When the trumpet is blown, no one carries on with his regular duties. You don’t keep feasting, as if you didn’t hear anything. Instead, you will take action. That’s how it was in those days. The blow of the trumpet meant the city is in danger. Everyone knew this, and everyone would take action accordingly. Yet now the LORD blows the trumpet, people don’t want to listen. They carry on with their life as if there was nothing to be feared. Do you not understand, O Israelites, all that you see happening around you, the rumbling of the thunder – it does not occur just by chance.

You, who in other instances have no difficulties in drawing conclusions from what you see around you, in this case, you seem to be as blind as a bat. See, beloved, that’s the context of the text chosen for this morning’s sermon, the meaning of that question, “If there is a calamity in the city, will not the LORD have done it.”  

Also today, many people have difficulty acknowledging God’s hand in all the misery we are confronted with. About a year ago – COVID had just started – I read about a principal of an Anglican School who had written a letter to all parents to say that we should not forget that God’s hand is in all of what we experience at this moment. By the worldly press, this was mocked at straightaway. You are not allowed to say this, let alone that in this same context, you would speak about God’s judgment upon the sins of a nation.  Even many modern Christians have difficulty with this. And so they start looking at other things, often also blaming the government that they have not acted rightly or not quickly enough, joining in with everyone else’s complaints.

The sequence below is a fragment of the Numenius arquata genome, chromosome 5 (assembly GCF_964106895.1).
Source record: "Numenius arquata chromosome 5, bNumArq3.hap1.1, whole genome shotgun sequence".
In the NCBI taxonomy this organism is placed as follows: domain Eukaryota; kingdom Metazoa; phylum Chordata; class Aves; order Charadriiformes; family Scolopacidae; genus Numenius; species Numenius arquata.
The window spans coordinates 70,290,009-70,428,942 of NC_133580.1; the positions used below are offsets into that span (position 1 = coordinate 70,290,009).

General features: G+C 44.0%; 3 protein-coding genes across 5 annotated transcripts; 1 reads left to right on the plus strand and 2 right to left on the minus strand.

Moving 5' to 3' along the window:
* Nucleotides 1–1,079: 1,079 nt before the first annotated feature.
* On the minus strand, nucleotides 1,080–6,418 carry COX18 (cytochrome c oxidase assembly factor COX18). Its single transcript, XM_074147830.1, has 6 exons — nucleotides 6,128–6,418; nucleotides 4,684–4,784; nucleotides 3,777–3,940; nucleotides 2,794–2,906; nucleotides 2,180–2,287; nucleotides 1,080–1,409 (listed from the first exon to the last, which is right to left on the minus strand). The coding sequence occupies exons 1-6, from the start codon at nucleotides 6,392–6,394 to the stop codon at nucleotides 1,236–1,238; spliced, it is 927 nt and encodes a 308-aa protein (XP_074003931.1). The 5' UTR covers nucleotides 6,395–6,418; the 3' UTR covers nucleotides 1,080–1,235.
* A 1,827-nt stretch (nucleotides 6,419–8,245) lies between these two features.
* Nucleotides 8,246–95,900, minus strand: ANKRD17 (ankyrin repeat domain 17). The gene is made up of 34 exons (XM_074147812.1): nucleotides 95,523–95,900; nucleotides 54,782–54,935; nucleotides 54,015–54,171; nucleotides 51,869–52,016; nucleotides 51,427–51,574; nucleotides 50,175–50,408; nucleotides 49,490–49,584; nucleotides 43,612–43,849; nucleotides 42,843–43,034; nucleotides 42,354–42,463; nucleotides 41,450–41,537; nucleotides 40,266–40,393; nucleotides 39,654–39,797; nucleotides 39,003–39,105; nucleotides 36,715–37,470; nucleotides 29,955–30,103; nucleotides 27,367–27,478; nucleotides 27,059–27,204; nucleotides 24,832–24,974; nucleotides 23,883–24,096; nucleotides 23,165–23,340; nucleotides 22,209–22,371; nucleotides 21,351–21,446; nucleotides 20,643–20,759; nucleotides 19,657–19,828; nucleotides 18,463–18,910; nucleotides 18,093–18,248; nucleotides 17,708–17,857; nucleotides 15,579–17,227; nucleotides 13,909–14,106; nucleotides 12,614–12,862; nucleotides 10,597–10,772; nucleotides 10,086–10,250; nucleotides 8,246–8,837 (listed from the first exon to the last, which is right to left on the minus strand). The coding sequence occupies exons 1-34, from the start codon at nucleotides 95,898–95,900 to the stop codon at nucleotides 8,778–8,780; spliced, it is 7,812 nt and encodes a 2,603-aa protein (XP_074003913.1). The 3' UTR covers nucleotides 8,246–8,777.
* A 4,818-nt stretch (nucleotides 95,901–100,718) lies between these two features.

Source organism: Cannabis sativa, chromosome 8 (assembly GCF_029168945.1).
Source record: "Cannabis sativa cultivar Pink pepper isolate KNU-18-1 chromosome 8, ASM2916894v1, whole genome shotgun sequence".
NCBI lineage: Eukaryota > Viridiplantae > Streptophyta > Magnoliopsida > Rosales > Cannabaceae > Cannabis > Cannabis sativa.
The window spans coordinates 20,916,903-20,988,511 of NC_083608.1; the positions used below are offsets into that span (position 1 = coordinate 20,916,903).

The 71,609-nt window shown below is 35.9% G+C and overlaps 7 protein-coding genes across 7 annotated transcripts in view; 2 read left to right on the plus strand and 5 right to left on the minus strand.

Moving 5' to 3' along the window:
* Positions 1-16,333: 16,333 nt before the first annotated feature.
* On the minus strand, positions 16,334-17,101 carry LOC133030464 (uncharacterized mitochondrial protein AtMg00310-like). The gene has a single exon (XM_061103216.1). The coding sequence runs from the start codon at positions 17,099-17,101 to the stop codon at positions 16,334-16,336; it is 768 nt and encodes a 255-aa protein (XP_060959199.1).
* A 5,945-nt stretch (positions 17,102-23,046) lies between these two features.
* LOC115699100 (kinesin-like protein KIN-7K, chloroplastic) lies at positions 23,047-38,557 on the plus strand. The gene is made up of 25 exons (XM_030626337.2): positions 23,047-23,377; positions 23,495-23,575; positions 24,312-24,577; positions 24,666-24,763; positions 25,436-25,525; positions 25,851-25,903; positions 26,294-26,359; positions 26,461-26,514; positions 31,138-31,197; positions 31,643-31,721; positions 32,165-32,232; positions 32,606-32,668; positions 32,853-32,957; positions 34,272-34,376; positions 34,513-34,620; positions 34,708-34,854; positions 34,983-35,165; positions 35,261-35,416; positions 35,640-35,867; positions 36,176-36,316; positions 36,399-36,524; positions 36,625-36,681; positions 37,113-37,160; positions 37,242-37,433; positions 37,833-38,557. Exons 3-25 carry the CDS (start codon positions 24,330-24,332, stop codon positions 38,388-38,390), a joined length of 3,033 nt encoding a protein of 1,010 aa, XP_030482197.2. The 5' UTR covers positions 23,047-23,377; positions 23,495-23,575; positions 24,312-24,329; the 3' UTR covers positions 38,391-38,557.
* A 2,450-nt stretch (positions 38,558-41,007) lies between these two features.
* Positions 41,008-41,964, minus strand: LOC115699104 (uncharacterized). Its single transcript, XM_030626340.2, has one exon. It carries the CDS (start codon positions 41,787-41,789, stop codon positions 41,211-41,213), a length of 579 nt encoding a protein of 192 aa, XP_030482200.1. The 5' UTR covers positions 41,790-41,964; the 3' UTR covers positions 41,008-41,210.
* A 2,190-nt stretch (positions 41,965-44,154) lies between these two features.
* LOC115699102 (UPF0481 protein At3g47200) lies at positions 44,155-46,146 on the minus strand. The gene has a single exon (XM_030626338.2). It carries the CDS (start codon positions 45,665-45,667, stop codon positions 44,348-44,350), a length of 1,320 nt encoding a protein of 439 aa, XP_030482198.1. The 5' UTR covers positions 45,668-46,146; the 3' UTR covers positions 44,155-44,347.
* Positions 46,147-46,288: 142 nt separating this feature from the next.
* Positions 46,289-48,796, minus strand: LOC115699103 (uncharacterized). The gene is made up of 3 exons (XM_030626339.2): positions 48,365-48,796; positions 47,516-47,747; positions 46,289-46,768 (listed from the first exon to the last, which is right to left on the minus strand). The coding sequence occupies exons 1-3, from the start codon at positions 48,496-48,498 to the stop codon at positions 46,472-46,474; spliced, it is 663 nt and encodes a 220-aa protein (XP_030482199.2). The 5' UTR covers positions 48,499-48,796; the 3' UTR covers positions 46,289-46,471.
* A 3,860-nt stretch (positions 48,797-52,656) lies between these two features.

Beloved, let us be careful, that we live our faith to the glory of God’s Name, also now. Live our faith, even by what we put on Facebook or other social media. Ask whether you are correct in what you are posting, whether it is God honouring, also in this time of a pandemic. So how should we act and respond to all the unrest and hype we see around us?

Some might say, one should acknowledge God’s hand in the hurt and pain we suffer, accepting it without murmuring, believing – even though this is beyond our comprehension – that God works in everything for good for those who love Him. Isn’t this what Scripture teaches. In other words, we must learn to say, “Thy will be done!” No questions! In faith, we must learn to carry whatever God places on our path and ask for daily strength, full stop, no grumbling. Live your faith!

This sounds very scriptural. Yet, beloved, I wonder whether this is actually what Scripture teaches, simple acceptance no more. Is that really what God wants.